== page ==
"So?" I say with a shrug before making some comment about dodo birds. My point is only that dodo birds used to exist and now they don't, but somehow I've managed to suggest that dodo birds were another gift of the magi.

 

Christine's eyes widen as she misunderstands me. "The wise men didn't bring dodo birds to Bethlehem. What a ridiculous thing to imply," she huffs.

 

"How do you know?" I ask, because the vehemence in her tone is too strong. You should never be that sure about anything. "I mean, how do you know for a fact that they didn't also bring dodo birds?"

 

"Because it's not in the bible," she says with more insistence than the topic calls for. I'm only teasing. "There's no mention of dodo birds anywhere."

 

I don't have Christine's religious bent — in fact, I don't have a religion at all — and I'm amused by her vehemence. It's not my intention to upset her. The last thing I want is for her to clutch the thin thumbtack wall with clenched fists, but I don't apologize. It's my belief that myrrh no longer exists and even though I don't believe in much, I have the right to these thin convictions. I have no problem accepting the existence of frankincense, with its ugly f and traffic-stopping k, but not myrrh, something so light and airy that it is only a soft breeze on your lips.

 

"Besides," she says, "I know for a fact that myrrh still exists. We had some in my cooking class."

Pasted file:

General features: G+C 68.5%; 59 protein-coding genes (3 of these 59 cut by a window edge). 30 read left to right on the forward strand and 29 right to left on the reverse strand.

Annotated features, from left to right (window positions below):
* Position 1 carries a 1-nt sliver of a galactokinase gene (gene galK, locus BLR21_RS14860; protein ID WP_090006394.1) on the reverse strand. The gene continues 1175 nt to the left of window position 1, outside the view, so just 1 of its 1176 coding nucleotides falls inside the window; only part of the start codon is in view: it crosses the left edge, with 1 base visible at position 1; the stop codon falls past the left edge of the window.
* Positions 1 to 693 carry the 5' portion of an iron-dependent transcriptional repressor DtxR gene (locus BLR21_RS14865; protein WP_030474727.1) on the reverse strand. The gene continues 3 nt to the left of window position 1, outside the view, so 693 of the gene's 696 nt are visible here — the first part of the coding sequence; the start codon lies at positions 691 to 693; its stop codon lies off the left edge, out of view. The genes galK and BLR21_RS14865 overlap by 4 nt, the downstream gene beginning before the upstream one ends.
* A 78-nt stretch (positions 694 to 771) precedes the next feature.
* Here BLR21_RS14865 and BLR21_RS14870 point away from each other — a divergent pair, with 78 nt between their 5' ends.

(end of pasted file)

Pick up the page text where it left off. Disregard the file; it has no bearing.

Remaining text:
Christine is trying to get out of Fashionista and the route she has taken is aspiring food critic. She harbors dreams of being a food writer. She wants to be one of those people who is paid to detect the impertinent flavor of cumin in a spring roll. She wants to go to James Beard foundation dinners and sit next to Julia Child. She wants to work at a magazine that has a little more substance than seeping incense.

 

Fashionista

Fashionista is a magazine about nothing. It's aggressively hip and overwhelmingly current and every glossy page drips with beauty, but the nuggets of wisdom it dispenses are gold for fools. Despite what they say, you can't steal Gwyneth's arched brow or Nicole's flowing tresses.

 

Copyright © 2003 Lynn Messina

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Customer Reviews

Average Rating 4
( 10 )
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Sort by: Showing all of 10 Customer Reviews
  • Anonymous

    Posted August 11, 2010

    Disappointed

    I heard some good reviews on this so I picked it up on a sales rack when I saw it. The plot line is shallow at best and the author skips around from character to character. I might have kept better track of them if I wasn't focusing on keeping my eyes open. I am not one to stop reading a book halfway thru..in fact I've never done it before. However, I reached the halfway point of this book and ***spoiler*** they start focusing on an art show featuring "Jesus in Drag" as a way to get their hated boss fired. I found this offensive and unnecessary to the shaky plot. I'm glad I only payed a few dollars for it.